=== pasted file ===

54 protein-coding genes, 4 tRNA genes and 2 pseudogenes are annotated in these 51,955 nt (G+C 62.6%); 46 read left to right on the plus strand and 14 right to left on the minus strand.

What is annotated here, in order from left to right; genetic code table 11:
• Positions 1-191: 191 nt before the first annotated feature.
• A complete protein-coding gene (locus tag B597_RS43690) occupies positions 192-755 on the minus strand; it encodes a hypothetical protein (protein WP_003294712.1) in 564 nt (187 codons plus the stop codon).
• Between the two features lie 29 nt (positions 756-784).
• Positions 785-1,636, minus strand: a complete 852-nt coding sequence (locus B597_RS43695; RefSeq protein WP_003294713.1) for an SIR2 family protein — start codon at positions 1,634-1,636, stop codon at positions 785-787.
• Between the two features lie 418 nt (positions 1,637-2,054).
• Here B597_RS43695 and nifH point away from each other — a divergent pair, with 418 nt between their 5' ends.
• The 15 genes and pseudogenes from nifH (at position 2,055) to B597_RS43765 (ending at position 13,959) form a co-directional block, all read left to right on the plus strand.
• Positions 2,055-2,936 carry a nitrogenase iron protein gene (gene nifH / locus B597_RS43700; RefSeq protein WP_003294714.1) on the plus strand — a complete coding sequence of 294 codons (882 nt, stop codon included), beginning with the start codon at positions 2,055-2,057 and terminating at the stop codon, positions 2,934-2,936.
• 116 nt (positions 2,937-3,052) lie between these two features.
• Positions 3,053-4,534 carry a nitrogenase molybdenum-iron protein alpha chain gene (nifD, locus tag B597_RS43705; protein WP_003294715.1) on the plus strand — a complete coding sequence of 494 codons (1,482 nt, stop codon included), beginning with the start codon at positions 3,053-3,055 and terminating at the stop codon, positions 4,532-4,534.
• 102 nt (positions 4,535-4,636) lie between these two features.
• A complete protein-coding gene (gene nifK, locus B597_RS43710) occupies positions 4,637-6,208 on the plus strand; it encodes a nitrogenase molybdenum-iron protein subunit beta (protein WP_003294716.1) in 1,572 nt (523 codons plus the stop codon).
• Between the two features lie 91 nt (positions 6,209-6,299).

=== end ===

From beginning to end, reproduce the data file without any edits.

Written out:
54 protein-coding genes, 4 tRNA genes and 2 pseudogenes are annotated in these 51,955 nt (G+C 62.6%); 46 read left to right on the plus strand and 14 right to left on the minus strand.

What is annotated here, in order from left to right; genetic code table 11:
• Positions 1-191: 191 nt before the first annotated feature.
• A complete protein-coding gene (locus tag B597_RS43690) occupies positions 192-755 on the minus strand; it encodes a hypothetical protein (protein WP_003294712.1) in 564 nt (187 codons plus the stop codon).
• Between the two features lie 29 nt (positions 756-784).
• Positions 785-1,636, minus strand: a complete 852-nt coding sequence (locus B597_RS43695; RefSeq protein WP_003294713.1) for an SIR2 family protein — start codon at positions 1,634-1,636, stop codon at positions 785-787.
• Between the two features lie 418 nt (positions 1,637-2,054).
• Here B597_RS43695 and nifH point away from each other — a divergent pair, with 418 nt between their 5' ends.
• The 15 genes and pseudogenes from nifH (at position 2,055) to B597_RS43765 (ending at position 13,959) form a co-directional block, all read left to right on the plus strand.
• Positions 2,055-2,936 carry a nitrogenase iron protein gene (gene nifH / locus B597_RS43700; RefSeq protein WP_003294714.1) on the plus strand — a complete coding sequence of 294 codons (882 nt, stop codon included), beginning with the start codon at positions 2,055-2,057 and terminating at the stop codon, positions 2,934-2,936.
• 116 nt (positions 2,937-3,052) lie between these two features.
• Positions 3,053-4,534 carry a nitrogenase molybdenum-iron protein alpha chain gene (nifD, locus tag B597_RS43705; protein WP_003294715.1) on the plus strand — a complete coding sequence of 494 codons (1,482 nt, stop codon included), beginning with the start codon at positions 3,053-3,055 and terminating at the stop codon, positions 4,532-4,534.
• 102 nt (positions 4,535-4,636) lie between these two features.
• A complete protein-coding gene (gene nifK, locus B597_RS43710) occupies positions 4,637-6,208 on the plus strand; it encodes a nitrogenase molybdenum-iron protein subunit beta (protein WP_003294716.1) in 1,572 nt (523 codons plus the stop codon).
• Between the two features lie 91 nt (positions 6,209-6,299).